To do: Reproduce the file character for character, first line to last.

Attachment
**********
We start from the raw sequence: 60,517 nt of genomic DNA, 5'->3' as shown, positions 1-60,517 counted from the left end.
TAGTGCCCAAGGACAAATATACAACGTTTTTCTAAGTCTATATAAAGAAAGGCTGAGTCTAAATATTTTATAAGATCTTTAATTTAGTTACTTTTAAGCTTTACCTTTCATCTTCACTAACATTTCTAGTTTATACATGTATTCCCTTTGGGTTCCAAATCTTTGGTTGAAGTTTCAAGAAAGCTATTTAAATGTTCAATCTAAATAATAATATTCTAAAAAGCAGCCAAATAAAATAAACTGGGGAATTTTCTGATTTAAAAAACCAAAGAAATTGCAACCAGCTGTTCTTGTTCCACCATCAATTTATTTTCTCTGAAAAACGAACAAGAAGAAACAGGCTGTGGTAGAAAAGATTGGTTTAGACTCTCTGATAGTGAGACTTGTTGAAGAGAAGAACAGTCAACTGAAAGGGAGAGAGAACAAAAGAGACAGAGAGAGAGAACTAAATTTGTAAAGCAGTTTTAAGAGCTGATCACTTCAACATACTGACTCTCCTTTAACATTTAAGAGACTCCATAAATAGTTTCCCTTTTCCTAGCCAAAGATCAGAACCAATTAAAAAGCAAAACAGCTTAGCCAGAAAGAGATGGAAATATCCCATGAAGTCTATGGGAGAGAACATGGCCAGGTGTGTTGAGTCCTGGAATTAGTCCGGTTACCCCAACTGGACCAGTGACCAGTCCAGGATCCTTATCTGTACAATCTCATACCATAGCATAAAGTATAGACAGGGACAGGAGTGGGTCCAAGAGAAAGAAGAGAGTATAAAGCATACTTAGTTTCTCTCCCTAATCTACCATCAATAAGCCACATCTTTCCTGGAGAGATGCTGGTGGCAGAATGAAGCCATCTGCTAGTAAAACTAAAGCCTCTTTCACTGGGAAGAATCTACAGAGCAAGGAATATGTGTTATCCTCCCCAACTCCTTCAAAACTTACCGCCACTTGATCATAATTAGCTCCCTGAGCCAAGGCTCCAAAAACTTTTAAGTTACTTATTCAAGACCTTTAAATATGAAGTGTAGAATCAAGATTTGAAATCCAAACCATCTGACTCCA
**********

We start from the raw sequence: 60,517 nt of genomic DNA, 5'->3' as shown, positions 1-60,517 counted from the left end.
TAGTGCCCAAGGACAAATATACAACGTTTTTCTAAGTCTATATAAAGAAAGGCTGAGTCTAAATATTTTATAAGATCTTTAATTTAGTTACTTTTAAGCTTTACCTTTCATCTTCACTAACATTTCTAGTTTATACATGTATTCCCTTTGGGTTCCAAATCTTTGGTTGAAGTTTCAAGAAAGCTATTTAAATGTTCAATCTAAATAATAATATTCTAAAAAGCAGCCAAATAAAATAAACTGGGGAATTTTCTGATTTAAAAAACCAAAGAAATTGCAACCAGCTGTTCTTGTTCCACCATCAATTTATTTTCTCTGAAAAACGAACAAGAAGAAACAGGCTGTGGTAGAAAAGATTGGTTTAGACTCTCTGATAGTGAGACTTGTTGAAGAGAAGAACAGTCAACTGAAAGGGAGAGAGAACAAAAGAGACAGAGAGAGAGAACTAAATTTGTAAAGCAGTTTTAAGAGCTGATCACTTCAACATACTGACTCTCCTTTAACATTTAAGAGACTCCATAAATAGTTTCCCTTTTCCTAGCCAAAGATCAGAACCAATTAAAAAGCAAAACAGCTTAGCCAGAAAGAGATGGAAATATCCCATGAAGTCTATGGGAGAGAACATGGCCAGGTGTGTTGAGTCCTGGAATTAGTCCGGTTACCCCAACTGGACCAGTGACCAGTCCAGGATCCTTATCTGTACAATCTCATACCATAGCATAAAGTATAGACAGGGACAGGAGTGGGTCCAAGAGAAAGAAGAGAGTATAAAGCATACTTAGTTTCTCTCCCTAATCTACCATCAATAAGCCACATCTTTCCTGGAGAGATGCTGGTGGCAGAATGAAGCCATCTGCTAGTAAAACTAAAGCCTCTTTCACTGGGAAGAATCTACAGAGCAAGGAATATGTGTTATCCTCCCCAACTCCTTCAAAACTTACCGCCACTTGATCATAATTAGCTCCCTGAGCCAAGGCTCCAAAAACTTTTAAGTTACTTATTCAAGACCTTTAAATATGAAGTGTAGAATCAAGATTTGAAATCCAAACCATCTGACTCCA